The only way to steer clear of vanity is to remember that the goal of life, according to most introverted spiritual paths, is to identify with our pure essence. We are drops in the cosmic ocean. The spirit is everlasting but the body will die. We should remember to use the body, our current vehicle, for spiritual practice and service and not be bound or attached to the things that will eventually change or transform.

External Norms

We can’t please everyone. A big part of becoming free from co-dependency and external norms is coming to terms with the following realization:

  • We will not like everyone, not everyone will like us and that is OK.

Sri Chinmoy once said in a television interview that man should be like a leaf. Instead of trying to please the other leaves on the tree, the leaf focuses inwards and gets all its energy from the branch, the trunk, the roots and the Earth, thusly experiencing the interconnectedness of all the leaves.

The spiritual quest is probably the most arduous journey that man can embark upon. But the spiritual journey can be more profitable than any other endeavor. If you become preoccupied with everyday troubles or allow yourself to be drawn into the rat race without reflection or contentment, you will be led astray.

That is why it is so important to associate with spiritually inclined people and attend retreats and seminars that focus on spiritual growth. We cannot wholly escape the influence of our surroundings, which is why it is important to choose a constructive environment if possible.

Ethical Deterioration

We can tame our animal instincts by cultivating ethical thoughts and behaviors. If left unchecked, animal instincts will appear as greed, lust, anger, jealousy, selfishness and struggle for power. If people engage in antisocial behavior, such as stealing, lying, greediness, and violence, they strengthen the veils that cover their spirit and attach themselves to the unavoidable suffering in the world. People who lack an ethical foundation have trouble trusting others because they don’t trust themselves. Ethical guidelines have been cultivated across all wisdom traditions for these reasons.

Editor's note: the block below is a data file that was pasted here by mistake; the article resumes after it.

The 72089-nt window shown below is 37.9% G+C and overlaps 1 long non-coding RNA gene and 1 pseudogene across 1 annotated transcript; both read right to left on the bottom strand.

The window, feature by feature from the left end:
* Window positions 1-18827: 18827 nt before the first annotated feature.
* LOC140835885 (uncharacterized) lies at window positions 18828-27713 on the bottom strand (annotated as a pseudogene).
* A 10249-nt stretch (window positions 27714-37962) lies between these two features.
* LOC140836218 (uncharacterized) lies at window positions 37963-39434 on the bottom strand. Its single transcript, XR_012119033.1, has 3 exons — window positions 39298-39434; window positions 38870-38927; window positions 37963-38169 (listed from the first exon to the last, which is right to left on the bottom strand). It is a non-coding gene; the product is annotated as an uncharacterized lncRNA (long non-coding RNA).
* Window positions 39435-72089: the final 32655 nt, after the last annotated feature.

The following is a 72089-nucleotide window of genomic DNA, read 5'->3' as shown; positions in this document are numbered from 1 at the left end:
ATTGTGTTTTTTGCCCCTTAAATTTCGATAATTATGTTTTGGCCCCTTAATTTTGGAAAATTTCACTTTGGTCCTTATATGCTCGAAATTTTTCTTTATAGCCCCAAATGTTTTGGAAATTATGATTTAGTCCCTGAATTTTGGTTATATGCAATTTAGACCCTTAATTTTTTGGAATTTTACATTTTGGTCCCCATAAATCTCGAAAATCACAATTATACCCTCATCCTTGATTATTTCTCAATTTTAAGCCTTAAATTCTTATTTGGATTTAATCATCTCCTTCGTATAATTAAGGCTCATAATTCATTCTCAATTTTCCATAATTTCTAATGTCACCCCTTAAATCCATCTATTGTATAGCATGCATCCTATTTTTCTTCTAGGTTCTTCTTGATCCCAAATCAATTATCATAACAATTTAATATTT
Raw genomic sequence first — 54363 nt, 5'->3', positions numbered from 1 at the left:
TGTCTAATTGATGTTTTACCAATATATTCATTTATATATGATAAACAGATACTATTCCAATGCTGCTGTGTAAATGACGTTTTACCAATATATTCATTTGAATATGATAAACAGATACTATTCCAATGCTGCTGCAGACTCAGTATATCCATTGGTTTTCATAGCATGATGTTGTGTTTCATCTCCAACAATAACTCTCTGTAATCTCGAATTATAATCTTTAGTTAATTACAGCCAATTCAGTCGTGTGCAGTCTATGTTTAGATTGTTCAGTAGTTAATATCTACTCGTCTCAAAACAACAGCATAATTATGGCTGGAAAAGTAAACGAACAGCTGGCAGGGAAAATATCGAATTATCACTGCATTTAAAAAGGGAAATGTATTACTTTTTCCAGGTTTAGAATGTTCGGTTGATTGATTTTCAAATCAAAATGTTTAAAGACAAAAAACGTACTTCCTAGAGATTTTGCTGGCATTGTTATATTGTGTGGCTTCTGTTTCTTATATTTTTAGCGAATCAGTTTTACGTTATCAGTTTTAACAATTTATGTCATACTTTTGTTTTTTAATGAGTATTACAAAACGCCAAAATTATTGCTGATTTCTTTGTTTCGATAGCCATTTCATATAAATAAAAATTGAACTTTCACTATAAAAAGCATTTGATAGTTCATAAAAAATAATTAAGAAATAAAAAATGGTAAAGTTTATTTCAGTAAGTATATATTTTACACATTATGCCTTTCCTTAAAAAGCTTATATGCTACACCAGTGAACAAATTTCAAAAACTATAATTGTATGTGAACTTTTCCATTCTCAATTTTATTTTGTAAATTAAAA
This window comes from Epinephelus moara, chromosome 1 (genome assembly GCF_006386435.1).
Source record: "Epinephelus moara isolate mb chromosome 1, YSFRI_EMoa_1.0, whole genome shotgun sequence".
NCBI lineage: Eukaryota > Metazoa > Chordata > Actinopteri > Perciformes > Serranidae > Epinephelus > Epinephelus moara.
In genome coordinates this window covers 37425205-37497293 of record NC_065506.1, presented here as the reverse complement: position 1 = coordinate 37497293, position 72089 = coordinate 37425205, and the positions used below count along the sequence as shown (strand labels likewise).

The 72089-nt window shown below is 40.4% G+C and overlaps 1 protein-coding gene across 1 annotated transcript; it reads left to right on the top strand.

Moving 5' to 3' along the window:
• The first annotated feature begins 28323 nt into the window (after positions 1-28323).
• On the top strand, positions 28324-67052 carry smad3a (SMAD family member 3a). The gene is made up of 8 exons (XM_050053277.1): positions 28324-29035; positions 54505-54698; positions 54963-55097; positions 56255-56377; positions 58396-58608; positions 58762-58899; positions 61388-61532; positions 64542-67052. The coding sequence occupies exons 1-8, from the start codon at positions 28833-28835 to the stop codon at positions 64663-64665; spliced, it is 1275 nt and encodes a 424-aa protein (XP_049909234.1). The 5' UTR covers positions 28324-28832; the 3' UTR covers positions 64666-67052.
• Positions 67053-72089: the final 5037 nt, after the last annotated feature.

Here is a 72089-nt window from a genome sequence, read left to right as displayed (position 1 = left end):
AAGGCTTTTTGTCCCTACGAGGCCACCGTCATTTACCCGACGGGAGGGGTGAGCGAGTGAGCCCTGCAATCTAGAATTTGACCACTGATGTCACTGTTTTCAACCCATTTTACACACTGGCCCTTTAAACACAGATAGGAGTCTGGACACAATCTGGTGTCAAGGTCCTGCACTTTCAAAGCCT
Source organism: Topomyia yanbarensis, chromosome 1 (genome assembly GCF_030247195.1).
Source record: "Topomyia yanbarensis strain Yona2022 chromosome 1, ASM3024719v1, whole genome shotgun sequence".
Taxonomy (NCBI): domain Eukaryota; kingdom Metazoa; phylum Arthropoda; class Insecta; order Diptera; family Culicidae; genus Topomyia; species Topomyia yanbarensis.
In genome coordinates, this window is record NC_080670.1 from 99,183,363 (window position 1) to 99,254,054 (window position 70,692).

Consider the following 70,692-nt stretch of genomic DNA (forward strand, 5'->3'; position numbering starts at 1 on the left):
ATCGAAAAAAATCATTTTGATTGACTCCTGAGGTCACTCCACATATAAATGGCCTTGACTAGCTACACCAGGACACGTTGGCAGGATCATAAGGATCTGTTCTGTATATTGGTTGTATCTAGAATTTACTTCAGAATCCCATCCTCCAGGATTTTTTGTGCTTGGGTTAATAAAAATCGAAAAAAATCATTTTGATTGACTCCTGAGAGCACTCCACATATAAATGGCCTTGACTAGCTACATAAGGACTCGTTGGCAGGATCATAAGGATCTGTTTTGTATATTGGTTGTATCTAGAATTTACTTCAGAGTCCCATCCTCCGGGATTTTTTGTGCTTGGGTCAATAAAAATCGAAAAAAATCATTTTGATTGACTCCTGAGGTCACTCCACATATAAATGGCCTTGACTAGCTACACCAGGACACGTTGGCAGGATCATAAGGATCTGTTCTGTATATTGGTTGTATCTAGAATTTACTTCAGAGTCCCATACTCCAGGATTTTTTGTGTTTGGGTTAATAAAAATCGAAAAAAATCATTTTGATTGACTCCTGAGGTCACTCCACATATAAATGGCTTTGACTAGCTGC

Lack of Patience And Persistence

Stamina! By charting a course and then taking deliberate steps every day towards your goal, you will reach it in the end. You must be ready to travel over peaks and through valleys. Spiritual growth has often been likened to taking three steps forward and then two steps backward. Cultivate patience. Trust that you will attain your goal and don’t give up when you meet resistance. Progress is inevitable if you keep up your practice. Stumbling is also inevitable. We are human after all.

A strong character does not develop in a person that never makes any mistakes. It develops in a person that keeps on trying despite her mistakes and learns from them. Lack of patience and persistence can surface in all our lives. In order to keep ourselves from coming to a complete halt, we must develop an intense desire for enlightenment and completely understand why we have chosen the spiritual path in the first place.

Gudjon Bergmann
Interfaith Minister and Author
Founder of Harmony Interfaith Initiative

This column was curated from the book Know Thyself (2011) © Gudjon Bergmann

Picture: CC0 License